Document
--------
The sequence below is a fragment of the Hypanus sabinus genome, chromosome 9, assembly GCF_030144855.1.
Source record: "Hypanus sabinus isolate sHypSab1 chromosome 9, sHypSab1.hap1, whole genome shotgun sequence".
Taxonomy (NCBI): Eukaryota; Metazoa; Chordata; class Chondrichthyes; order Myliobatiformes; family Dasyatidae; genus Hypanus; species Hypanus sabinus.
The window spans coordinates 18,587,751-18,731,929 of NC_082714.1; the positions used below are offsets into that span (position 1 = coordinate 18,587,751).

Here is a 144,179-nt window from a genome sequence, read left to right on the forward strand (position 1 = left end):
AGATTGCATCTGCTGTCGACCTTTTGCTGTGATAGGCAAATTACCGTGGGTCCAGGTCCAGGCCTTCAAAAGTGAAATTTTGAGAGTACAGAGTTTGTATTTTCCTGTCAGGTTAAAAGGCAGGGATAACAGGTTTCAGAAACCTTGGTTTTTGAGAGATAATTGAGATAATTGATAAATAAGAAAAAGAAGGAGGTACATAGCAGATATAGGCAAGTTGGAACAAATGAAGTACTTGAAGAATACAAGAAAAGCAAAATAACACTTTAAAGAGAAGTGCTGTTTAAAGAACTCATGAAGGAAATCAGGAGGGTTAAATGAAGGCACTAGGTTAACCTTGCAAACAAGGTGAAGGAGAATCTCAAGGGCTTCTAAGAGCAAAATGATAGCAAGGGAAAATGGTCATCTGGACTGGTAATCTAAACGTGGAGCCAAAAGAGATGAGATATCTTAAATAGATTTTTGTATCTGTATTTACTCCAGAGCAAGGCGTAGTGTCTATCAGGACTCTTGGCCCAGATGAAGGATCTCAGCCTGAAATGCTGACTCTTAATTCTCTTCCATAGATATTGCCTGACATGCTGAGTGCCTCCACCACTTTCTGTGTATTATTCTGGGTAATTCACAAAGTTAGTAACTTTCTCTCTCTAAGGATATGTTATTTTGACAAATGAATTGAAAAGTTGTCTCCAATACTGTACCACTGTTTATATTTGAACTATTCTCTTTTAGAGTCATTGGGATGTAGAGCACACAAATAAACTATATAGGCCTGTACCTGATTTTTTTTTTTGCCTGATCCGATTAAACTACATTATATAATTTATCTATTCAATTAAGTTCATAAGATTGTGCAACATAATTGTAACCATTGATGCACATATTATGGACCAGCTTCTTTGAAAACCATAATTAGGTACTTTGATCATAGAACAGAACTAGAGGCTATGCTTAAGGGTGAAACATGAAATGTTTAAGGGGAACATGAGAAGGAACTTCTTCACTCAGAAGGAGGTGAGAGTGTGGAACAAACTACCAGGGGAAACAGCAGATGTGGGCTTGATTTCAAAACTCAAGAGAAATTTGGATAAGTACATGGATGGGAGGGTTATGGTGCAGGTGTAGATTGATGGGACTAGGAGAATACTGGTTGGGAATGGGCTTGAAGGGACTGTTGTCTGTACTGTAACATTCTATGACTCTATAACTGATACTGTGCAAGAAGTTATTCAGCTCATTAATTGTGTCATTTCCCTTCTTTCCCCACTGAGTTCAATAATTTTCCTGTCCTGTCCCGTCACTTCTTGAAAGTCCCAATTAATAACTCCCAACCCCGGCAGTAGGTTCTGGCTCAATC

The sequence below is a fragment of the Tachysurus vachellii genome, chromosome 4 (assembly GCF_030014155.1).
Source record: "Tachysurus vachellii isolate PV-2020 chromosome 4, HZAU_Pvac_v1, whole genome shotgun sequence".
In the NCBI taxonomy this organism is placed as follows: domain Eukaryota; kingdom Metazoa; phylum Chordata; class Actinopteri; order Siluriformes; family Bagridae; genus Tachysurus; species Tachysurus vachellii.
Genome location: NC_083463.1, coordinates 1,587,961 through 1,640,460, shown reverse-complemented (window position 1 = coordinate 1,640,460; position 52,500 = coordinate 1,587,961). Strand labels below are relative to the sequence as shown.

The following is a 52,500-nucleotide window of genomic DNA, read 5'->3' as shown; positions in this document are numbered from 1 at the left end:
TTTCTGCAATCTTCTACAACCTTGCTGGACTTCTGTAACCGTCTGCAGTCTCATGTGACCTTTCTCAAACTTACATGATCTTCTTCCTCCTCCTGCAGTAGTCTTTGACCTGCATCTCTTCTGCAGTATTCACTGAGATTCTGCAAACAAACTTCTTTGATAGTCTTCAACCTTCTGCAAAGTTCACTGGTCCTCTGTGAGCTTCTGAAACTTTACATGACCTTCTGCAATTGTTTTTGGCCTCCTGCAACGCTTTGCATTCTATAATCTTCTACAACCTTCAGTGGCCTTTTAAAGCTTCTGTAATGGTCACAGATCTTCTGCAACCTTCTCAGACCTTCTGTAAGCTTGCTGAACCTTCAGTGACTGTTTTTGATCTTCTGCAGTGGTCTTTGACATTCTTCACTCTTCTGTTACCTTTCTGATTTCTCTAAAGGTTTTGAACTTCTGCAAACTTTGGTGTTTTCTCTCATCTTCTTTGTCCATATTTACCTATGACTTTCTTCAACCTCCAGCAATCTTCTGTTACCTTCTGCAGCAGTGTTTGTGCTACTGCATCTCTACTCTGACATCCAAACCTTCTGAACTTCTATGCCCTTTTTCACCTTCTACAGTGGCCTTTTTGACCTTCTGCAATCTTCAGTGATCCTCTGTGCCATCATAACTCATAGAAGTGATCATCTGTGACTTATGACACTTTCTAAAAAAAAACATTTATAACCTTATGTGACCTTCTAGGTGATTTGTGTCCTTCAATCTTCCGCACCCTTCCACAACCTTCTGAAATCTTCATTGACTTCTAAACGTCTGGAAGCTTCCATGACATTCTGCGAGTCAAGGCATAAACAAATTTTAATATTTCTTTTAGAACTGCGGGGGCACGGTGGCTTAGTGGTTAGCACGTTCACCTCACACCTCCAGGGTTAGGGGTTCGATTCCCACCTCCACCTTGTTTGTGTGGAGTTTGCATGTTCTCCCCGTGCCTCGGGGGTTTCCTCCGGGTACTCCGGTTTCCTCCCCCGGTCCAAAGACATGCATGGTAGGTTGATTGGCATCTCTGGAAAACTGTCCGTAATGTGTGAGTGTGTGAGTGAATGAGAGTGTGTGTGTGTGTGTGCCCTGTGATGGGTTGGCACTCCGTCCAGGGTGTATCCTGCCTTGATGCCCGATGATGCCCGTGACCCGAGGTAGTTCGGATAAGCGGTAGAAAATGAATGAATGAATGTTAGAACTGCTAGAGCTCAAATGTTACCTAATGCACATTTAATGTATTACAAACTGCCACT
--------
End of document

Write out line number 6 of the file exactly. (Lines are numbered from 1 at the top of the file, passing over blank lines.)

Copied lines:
AGATTGCATCTGCTGTCGACCTTTTGCTGTGATAGGCAAATTACCGTGGGTCCAGGTCCAGGCCTTCAAAAGTGAAATTTTGAGAGTACAGAGTTTGTATTTTCCTGTCAGGTTAAAAGGCAGGGATAACAGGTTTCAGAAACCTTGGTTTTTGAGAGATAATTGAGATAATTGATAAATAAGAAAAAGAAGGAGGTACATAGCAGATATAGGCAAGTTGGAACAAATGAAGTACTTGAAGAATACAAGAAAAGCAAAATAACACTTTAAAGAGAAGTGCTGTTTAAAGAACTCATGAAGGAAATCAGGAGGGTTAAATGAAGGCACTAGGTTAACCTTGCAAACAAGGTGAAGGAGAATCTCAAGGGCTTCTAAGAGCAAAATGATAGCAAGGGAAAATGGTCATCTGGACTGGTAATCTAAACGTGGAGCCAAAAGAGATGAGATATCTTAAATAGATTTTTGTATCTGTATTTACTCCAGAGCAAGGCGTAGTGTCTATCAGGACTCTTGGCCCAGATGAAGGATCTCAGCCTGAAATGCTGACTCTTAATTCTCTTCCATAGATATTGCCTGACATGCTGAGTGCCTCCACCACTTTCTGTGTATTATTCTGGGTAATTCACAAAGTTAGTAACTTTCTCTCTCTAAGGATATGTTATTTTGACAAATGAATTGAAAAGTTGTCTCCAATACTGTACCACTGTTTATATTTGAACTATTCTCTTTTAGAGTCATTGGGATGTAGAGCACACAAATAAACTATATAGGCCTGTACCTGATTTTTTTTTTTGCCTGATCCGATTAAACTACATTATATAATTTATCTATTCAATTAAGTTCATAAGATTGTGCAACATAATTGTAACCATTGATGCACATATTATGGACCAGCTTCTTTGAAAACCATAATTAGGTACTTTGATCATAGAACAGAACTAGAGGCTATGCTTAAGGGTGAAACATGAAATGTTTAAGGGGAACATGAGAAGGAACTTCTTCACTCAGAAGGAGGTGAGAGTGTGGAACAAACTACCAGGGGAAACAGCAGATGTGGGCTTGATTTCAAAACTCAAGAGAAATTTGGATAAGTACATGGATGGGAGGGTTATGGTGCAGGTGTAGATTGATGGGACTAGGAGAATACTGGTTGGGAATGGGCTTGAAGGGACTGTTGTCTGTACTGTAACATTCTATGACTCTATAACTGATACTGTGCAAGAAGTTATTCAGCTCATTAATTGTGTCATTTCCCTTCTTTCCCCACTGAGTTCAATAATTTTCCTGTCCTGTCCCGTCACTTCTTGAAAGTCCCAATTAATAACTCCCAACCCCGGCAGTAGGTTCTGGCTCAATC